Playing the game

  • The player can take 3 steps and is not allowed to bounce the ball on the ground between these steps.
  • The attacking team cannot make more than 3 passes before shooting
  • When a pass is dropped or not completed (i.e. the ball touches the ground), the other team gets possession
  • The defending team cannot hamper the attacking one, and is a fully non-contact sport.
  • Touching the ball with one’s feet or legs below the knee is forbidden
  • The player with the ball is only allowed to hold the ball for 3 seconds or less

International Tchoukball Federation (FITB)

The FITB, founded in 1971, is based in Geneva. It now comprises 13 member associations and 22 affiliated associations. It supports and advises national associations and individuals willing to implant tchoukball in new areas. For instance, tchoukball was recently integrated in the school program of some regions of Senegal. The FITB will be integrated in the 2009 World Games, which will take place in Kaohsiung (Taiwan).

International Competitions[2]

Year Competition Host Nation Men Winners Women Winners M-18 Men Winners M-18 Women Winners
1984 World Tchoukball Championships 23x15px Republic of China 23x15px Republic of China 23x15px Republic of China 23x16px  Switzerland Not Held
1987 World Tchoukball Championships 23x16px  Switzerland 23x15px Republic of China 23x15px Republic of China Not Held Not Held
1989 World Game Tchoukball Championships 23x15px Germany 23x15px Republic of China 23x15px Republic of China Not Held Not Held
1990 World Tchoukball Championships 23x15px United Kingdom 23x15px Republic of China 23x15px Republic of China Not Held Not Held
2000 World Tchoukball Championships 23x16px  Switzerland 23x15px Republic of China 23x15px Republic of China Not Held Not Held
2002 World Tchoukball Championships 23x15px United Kingdom 23x15px Republic of China 23x15px Republic of China Not Held Not Held
2003 European Tchoukball Championships 23x15px Italy 23x16px  Switzerland 23x16px  Switzerland Not Held Not Held
2003 Asian Tchoukball Championships Template:Country data India 23x15px Republic of China 23x15px Republic of China Not Held Not Held
2004 World Tchoukball Championships 23x15px Republic of China 23x16px  Switzerland 23x15px Republic of China Not Held Not Held
2005 World Beach Tchoukball Championships 23x16px  Switzerland 23x15px Republic of China 23x15px Republic of China 23x15px Republic of China 23x16px  Switzerland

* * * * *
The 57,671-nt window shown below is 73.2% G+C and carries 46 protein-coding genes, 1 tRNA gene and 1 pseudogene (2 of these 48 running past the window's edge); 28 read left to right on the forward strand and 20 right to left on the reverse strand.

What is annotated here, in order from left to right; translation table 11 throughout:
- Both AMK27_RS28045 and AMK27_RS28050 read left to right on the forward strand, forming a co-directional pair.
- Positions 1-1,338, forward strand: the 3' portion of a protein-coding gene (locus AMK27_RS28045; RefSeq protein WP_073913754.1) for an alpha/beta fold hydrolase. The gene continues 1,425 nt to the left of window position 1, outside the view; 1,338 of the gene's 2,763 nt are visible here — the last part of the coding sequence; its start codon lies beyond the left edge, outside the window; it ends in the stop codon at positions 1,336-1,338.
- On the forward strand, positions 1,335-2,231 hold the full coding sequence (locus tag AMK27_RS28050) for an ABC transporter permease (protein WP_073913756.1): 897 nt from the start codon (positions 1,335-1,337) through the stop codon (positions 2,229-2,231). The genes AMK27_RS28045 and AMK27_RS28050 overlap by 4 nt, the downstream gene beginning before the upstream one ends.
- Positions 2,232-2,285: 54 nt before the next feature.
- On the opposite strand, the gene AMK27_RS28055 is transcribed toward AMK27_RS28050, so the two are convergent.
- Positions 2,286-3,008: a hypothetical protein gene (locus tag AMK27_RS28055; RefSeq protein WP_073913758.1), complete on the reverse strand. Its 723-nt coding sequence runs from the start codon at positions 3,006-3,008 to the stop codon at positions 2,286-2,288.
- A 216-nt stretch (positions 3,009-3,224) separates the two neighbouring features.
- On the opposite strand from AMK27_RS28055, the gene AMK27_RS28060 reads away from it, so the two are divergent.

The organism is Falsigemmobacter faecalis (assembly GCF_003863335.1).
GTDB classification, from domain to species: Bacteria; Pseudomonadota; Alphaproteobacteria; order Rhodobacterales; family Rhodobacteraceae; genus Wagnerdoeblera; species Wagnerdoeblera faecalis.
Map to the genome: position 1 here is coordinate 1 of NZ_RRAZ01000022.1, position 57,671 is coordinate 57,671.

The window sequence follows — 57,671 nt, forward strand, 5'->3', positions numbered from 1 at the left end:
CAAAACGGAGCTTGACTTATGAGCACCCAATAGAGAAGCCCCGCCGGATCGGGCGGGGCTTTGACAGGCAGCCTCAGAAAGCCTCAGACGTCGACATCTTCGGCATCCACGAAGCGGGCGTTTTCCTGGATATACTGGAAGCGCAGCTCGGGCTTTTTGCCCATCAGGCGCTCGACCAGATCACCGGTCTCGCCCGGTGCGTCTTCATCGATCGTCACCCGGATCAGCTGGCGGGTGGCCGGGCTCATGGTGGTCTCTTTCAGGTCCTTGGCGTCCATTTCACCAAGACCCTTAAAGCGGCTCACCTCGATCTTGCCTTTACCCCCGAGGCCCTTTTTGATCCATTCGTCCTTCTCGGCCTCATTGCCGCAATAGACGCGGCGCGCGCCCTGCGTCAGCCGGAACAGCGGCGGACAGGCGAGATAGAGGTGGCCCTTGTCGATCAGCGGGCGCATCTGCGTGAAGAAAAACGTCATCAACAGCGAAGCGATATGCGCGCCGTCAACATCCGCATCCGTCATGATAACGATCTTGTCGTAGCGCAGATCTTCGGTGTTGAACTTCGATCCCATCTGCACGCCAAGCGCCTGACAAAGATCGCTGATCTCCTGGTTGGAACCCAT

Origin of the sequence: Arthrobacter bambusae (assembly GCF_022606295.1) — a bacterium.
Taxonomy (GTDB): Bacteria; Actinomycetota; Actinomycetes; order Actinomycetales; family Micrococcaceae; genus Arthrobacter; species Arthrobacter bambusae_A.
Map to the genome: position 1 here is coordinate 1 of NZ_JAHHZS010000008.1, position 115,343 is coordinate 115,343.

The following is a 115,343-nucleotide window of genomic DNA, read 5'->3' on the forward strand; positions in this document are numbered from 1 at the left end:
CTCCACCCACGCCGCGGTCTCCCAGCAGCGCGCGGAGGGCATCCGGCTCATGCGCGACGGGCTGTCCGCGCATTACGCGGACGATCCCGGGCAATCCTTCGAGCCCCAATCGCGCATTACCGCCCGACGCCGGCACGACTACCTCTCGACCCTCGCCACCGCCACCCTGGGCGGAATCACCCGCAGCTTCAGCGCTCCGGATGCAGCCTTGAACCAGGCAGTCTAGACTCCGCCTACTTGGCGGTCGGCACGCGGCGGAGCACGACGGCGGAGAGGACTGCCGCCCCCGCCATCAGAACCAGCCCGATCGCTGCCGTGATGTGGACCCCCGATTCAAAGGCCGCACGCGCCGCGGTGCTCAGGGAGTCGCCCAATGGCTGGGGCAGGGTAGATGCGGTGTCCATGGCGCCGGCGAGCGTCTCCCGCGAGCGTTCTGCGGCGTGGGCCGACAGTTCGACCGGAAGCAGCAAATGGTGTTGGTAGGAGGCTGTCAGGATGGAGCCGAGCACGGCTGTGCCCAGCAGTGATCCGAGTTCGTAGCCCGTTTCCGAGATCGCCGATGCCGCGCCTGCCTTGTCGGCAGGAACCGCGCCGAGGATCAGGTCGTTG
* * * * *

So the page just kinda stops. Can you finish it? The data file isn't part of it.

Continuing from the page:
2006 European Tchoukball Championships 23x16px Switzerland 23x15px United Kingdom 23x16px  Switzerland 23x15px United Kingdom Not Held
2006 Asian Tchoukball Championships 23x15px Republic of China 23x15px Republic of China 23x15px Republic of China Not Held Not Held
2006 South American Tchoukball Championships 23x15px Argentina 23x15px Brazil 23x15px Brazil Not Held Not Held
2008 Asian Tchoukball Championships Template:Country data Hong Kong 23x15px Republic of China 23x15px Republic of China Not Held Not Held
2008 European Tchoukball Championships 23x15px Czech Republic 23x16px  Switzerland 23x16px  Switzerland 23x16px  Switzerland Not Held
2008 South American Tchoukball Championships 23x15px Argentina 23x15px Brazil 23x15px Brazil Not Held Not Held
2009 World Games 23x15px Republic of China 23x15px Republic of China 23x15px Republic of China Not Held Not Held
2010 Asia-Pacific Tchoukball Championships 23x15px Singapore 23x15px Republic of China 23x15px Republic of China 23x15px Republic of China 23x15px Republic of China
2010 African Tchoukball Championships 23x15px Ghana 23x15px Togo 23x15px Senegal Not held 23x15px Senegal
2010 South American Tchoukball Championships 23x15px Brazil 23x15px Brazil 23x15px Brazil Not held Not held
2010 European Tchoukball Championships 23x15px United Kingdom 23x16px  Switzerland 23x16px  Switzerland Not held Not held
2011 World Youth Tchoukball Championships 23x15px Austria Not held Not held 23x15px Italy 23x15px Republic of China
2011 World Tchoukball Championships 23x15px Italy 23x15px Republic of China 23x15px Republic of China Not held Not held
2013 World Youth Tchoukball Championships 23x15px Republic of China Not held Not held 23x15px Republic of China 23x15px Republic of China

Other

Tchoukball was chosen as the official sport of the JDC West competition in 2014 in Regina, Canada.

Notes

  1. ^ Brandt, H., Etude scientifique des sports d’équipe, Ed. Roulet, Geneva, 1971)
  2. ^ http://www.fitbcompetitions.org

External links

Associations